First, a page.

Thousands came out for opening of 'The Wizarding World of Harry Potter' at Universal Orlando. However, some say the theme park is too expensive.
Harry Potter fans around the globe are excited for the newest addition to Universal Orlando Resort — The Wizarding World of Harry Potter theme park. 
The Orlando Sentinel got these images of opening day — thousands crowded the entrance.
The attraction is getting rave reviews from the likes of MSNBC, WEWS, and WFTS. 
“The wait is over. Now, Harry Potter fans from across the world who have read and watched the wizarding journeys from J.K. Rowling’s Potter saga can finally experience Harry’s world for themselves.” (MSNBC)
“The park is a replica of the town of Hogsmead and the School of Witchcraft and Wizardry and had glowing reports.” (WEWS)
“You want to know what’s the best thing about this? Take a look at the detail. This is Hogwarts castle behind me and it’s just amazing what they’ve done here because you walk here and it’s like you’re walking onto the movie." (WFTS)
Fans have waited five years for this, and while it seems most people are pleased with the park, critics are expressing disdain over high costs. The Wallet Pop andBBC highlight the pricey problem: …“and you can only buy it here, and it’ll cost you. Golden snitches, fifteen dollars. Omioculars, thirty-five dollars. Sneak-o-Scopes, fifteen dollars. Remembrall, thirteen dollars.” (Wallet Pop) 
“If you want to dress like one of the Hogwarts kids this is going to send you back a hundred dollars. This little wand here is Hermione’s wand. This is thirty bucks. And if you want to ride the same broomstick as Harry Potter himself, this Firebolt is three-hundred dollars.” (BBC) 
The park is so expensive that some don’t think they will be able to afford it. One mother tells The Stir: “…that adds up to $296 for entry only to one park for a family of four with two kids under age 9. ... More power to you if you can afford to make this trip, but this adventure isn't going to make my family's summer vacation plans…”
So what do you think of the new theme park? Is the magic worth the money?
WRITER: Jessica Duong

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Humour: How does the Vuvuzela work?


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Sunday, June 20, 2010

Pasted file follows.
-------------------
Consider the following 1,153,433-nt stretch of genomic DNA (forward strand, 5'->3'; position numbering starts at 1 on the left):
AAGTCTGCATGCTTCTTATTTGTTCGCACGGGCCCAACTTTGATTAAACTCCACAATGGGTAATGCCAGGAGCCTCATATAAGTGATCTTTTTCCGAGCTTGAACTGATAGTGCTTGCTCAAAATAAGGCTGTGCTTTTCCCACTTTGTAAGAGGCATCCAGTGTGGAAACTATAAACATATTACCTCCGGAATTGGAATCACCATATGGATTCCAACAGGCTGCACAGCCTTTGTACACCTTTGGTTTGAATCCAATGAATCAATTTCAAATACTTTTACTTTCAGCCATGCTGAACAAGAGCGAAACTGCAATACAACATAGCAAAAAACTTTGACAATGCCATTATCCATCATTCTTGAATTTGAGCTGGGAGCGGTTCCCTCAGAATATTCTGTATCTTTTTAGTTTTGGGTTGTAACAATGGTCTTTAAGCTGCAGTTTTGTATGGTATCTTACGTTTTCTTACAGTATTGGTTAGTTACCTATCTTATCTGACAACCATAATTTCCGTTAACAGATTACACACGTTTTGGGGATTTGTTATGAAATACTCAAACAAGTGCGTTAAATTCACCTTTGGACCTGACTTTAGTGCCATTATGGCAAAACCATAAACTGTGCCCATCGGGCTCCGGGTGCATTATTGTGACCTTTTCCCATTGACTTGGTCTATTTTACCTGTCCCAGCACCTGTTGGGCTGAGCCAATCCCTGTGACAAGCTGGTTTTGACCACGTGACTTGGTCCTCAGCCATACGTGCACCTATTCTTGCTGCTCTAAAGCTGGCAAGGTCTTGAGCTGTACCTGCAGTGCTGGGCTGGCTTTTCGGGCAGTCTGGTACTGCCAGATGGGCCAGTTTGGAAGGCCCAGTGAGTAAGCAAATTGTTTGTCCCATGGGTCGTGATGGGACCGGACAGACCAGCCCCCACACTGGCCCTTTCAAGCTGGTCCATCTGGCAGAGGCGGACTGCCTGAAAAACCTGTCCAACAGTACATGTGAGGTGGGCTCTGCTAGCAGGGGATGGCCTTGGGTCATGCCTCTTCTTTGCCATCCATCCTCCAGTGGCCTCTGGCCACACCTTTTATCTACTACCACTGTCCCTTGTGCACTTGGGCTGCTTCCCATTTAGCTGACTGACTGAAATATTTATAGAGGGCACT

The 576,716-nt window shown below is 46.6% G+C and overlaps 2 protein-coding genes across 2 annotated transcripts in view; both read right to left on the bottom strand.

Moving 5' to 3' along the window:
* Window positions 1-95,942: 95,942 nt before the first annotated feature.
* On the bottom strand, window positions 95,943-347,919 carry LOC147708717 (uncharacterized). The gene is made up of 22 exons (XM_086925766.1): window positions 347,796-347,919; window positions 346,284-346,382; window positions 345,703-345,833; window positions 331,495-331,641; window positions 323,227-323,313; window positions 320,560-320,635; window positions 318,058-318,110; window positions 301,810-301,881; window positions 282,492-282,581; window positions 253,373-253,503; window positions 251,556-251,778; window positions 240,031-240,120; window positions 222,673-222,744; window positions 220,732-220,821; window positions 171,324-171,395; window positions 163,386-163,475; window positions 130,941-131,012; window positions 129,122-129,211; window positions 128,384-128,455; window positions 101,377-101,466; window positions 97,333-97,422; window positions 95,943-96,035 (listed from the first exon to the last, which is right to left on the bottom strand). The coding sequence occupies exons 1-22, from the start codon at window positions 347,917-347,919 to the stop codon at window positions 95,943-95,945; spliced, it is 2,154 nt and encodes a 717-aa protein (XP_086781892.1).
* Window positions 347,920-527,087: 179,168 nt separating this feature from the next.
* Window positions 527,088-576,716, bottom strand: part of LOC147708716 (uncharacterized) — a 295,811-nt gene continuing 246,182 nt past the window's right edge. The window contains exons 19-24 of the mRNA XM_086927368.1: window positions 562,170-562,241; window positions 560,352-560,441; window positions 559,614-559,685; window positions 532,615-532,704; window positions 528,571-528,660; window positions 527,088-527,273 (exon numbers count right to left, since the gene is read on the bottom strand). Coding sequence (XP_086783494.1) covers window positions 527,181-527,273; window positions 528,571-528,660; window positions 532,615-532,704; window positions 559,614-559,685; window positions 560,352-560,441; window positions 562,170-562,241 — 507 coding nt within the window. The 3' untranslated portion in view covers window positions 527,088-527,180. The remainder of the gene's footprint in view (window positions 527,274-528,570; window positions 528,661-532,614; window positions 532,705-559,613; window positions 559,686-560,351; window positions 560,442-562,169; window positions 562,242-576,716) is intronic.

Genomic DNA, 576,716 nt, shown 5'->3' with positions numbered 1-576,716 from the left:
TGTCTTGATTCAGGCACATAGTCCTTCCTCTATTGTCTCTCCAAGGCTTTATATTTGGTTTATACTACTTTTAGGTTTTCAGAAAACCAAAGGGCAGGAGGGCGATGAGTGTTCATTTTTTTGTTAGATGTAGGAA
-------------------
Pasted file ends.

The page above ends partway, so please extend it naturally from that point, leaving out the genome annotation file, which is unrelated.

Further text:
Newsy: Spain Facing Economic Crisis

After discussion at EU’s summit meeting Thursday, the global community is attempting to evaluate and shore-up what some are calling Spain’s economic debt crisis.
We’re analyzing coverage from CNBC, BBC, euronews, The New York Times, and TIME Magazine.
First, multiple perspectives on that crisis from some of the people who know it best, on the BBC, CNBC, and Euronews.
“There has been this increase in debt ratio. For some countries, this is really serious, like in the case of Greece, for instance. Some countries are in the middle, like Germany or France. Some countries are in a rather good situation compared to the debt ratio, and I’m thinking about Spain." (BBC)
“We’re not seeing anything yet that suggests that there is a risk that they will have to resort to European stroke IMF funding yet.” (CNBC)
“The European Commission categorically denied a report that the EU, IMF and U.S. Treasury were drawing up a liquidity plan for Spain.” (Euronews)
Although an IMF bailout is not necessary in the works now, the road to Europe’s economic recovery hinges on Spain. Unicredit Group Chief Economist Marco Annunziata describes Spain as “the Euro-zone’s linchpin...”: “…accounting for almost 12 percent of the area’s G.D.P. ... If Spain fails, the Euro-zone’s wheels will come off, derailing the continent’s recovery and its financial system.” (The New York Times)
TIME writer Michael Schuman agrees with the IMF, saying that overall Spanish PM Zapatero is “moving in the right direction.”: “His cabinet approved a labor reform bill to encourage hiring and make the labor market more flexible.”
But he also adds: “Much more needs to get done, like financial sector reform.”
An ING banking expert tells CNBC, financial sector reform must also be implemented throughout the European Union: “Let’s again be honest and say that if you want the Euro to survive, you need a credit union followed by some sort of partial fiscal union.”
So what do you think? Is Spain in economic trouble? Can it survive without a bailout? Does the Eurozone as a whole need fundamental reform? 
WRITER: Kelly Hagen

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Newsy: Internet 'Kill Switch' Proposed